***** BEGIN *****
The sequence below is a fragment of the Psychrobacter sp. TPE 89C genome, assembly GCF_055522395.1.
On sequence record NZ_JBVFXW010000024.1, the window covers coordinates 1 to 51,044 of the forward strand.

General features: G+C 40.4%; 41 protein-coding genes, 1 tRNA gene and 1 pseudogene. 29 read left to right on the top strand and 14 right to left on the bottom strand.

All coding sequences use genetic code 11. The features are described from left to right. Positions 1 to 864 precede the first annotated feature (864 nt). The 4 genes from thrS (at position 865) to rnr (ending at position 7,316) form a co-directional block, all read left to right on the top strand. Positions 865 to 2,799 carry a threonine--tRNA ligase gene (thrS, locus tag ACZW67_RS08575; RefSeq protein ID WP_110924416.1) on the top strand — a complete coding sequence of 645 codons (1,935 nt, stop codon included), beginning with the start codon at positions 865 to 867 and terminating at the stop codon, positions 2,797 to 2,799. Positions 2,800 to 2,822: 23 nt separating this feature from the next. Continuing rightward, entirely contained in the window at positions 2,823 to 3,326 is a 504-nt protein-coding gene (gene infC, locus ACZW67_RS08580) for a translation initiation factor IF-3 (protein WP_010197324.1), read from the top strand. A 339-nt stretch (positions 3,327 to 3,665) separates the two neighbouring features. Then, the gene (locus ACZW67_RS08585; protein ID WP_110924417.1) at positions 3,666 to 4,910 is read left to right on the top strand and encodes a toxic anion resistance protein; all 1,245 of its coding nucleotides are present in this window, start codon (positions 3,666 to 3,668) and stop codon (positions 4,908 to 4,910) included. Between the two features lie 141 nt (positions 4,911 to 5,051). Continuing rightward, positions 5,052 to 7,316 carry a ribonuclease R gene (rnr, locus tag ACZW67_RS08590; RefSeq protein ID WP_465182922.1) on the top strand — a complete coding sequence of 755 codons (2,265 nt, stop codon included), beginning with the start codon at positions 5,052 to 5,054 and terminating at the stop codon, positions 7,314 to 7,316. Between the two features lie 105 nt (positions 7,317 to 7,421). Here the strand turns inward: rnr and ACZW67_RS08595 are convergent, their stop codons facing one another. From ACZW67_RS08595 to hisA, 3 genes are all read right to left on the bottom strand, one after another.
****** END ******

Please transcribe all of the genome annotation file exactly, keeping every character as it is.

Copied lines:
The sequence below is a fragment of the Psychrobacter sp. TPE 89C genome, assembly GCF_055522395.1.
On sequence record NZ_JBVFXW010000024.1, the window covers coordinates 1 to 51,044 of the forward strand.

General features: G+C 40.4%; 41 protein-coding genes, 1 tRNA gene and 1 pseudogene. 29 read left to right on the top strand and 14 right to left on the bottom strand.

All coding sequences use genetic code 11. The features are described from left to right. Positions 1 to 864 precede the first annotated feature (864 nt). The 4 genes from thrS (at position 865) to rnr (ending at position 7,316) form a co-directional block, all read left to right on the top strand. Positions 865 to 2,799 carry a threonine--tRNA ligase gene (thrS, locus tag ACZW67_RS08575; RefSeq protein ID WP_110924416.1) on the top strand — a complete coding sequence of 645 codons (1,935 nt, stop codon included), beginning with the start codon at positions 865 to 867 and terminating at the stop codon, positions 2,797 to 2,799. Positions 2,800 to 2,822: 23 nt separating this feature from the next. Continuing rightward, entirely contained in the window at positions 2,823 to 3,326 is a 504-nt protein-coding gene (gene infC, locus ACZW67_RS08580) for a translation initiation factor IF-3 (protein WP_010197324.1), read from the top strand. A 339-nt stretch (positions 3,327 to 3,665) separates the two neighbouring features. Then, the gene (locus ACZW67_RS08585; protein ID WP_110924417.1) at positions 3,666 to 4,910 is read left to right on the top strand and encodes a toxic anion resistance protein; all 1,245 of its coding nucleotides are present in this window, start codon (positions 3,666 to 3,668) and stop codon (positions 4,908 to 4,910) included. Between the two features lie 141 nt (positions 4,911 to 5,051). Continuing rightward, positions 5,052 to 7,316 carry a ribonuclease R gene (rnr, locus tag ACZW67_RS08590; RefSeq protein ID WP_465182922.1) on the top strand — a complete coding sequence of 755 codons (2,265 nt, stop codon included), beginning with the start codon at positions 5,052 to 5,054 and terminating at the stop codon, positions 7,314 to 7,316. Between the two features lie 105 nt (positions 7,317 to 7,421). Here the strand turns inward: rnr and ACZW67_RS08595 are convergent, their stop codons facing one another. From ACZW67_RS08595 to hisA, 3 genes are all read right to left on the bottom strand, one after another.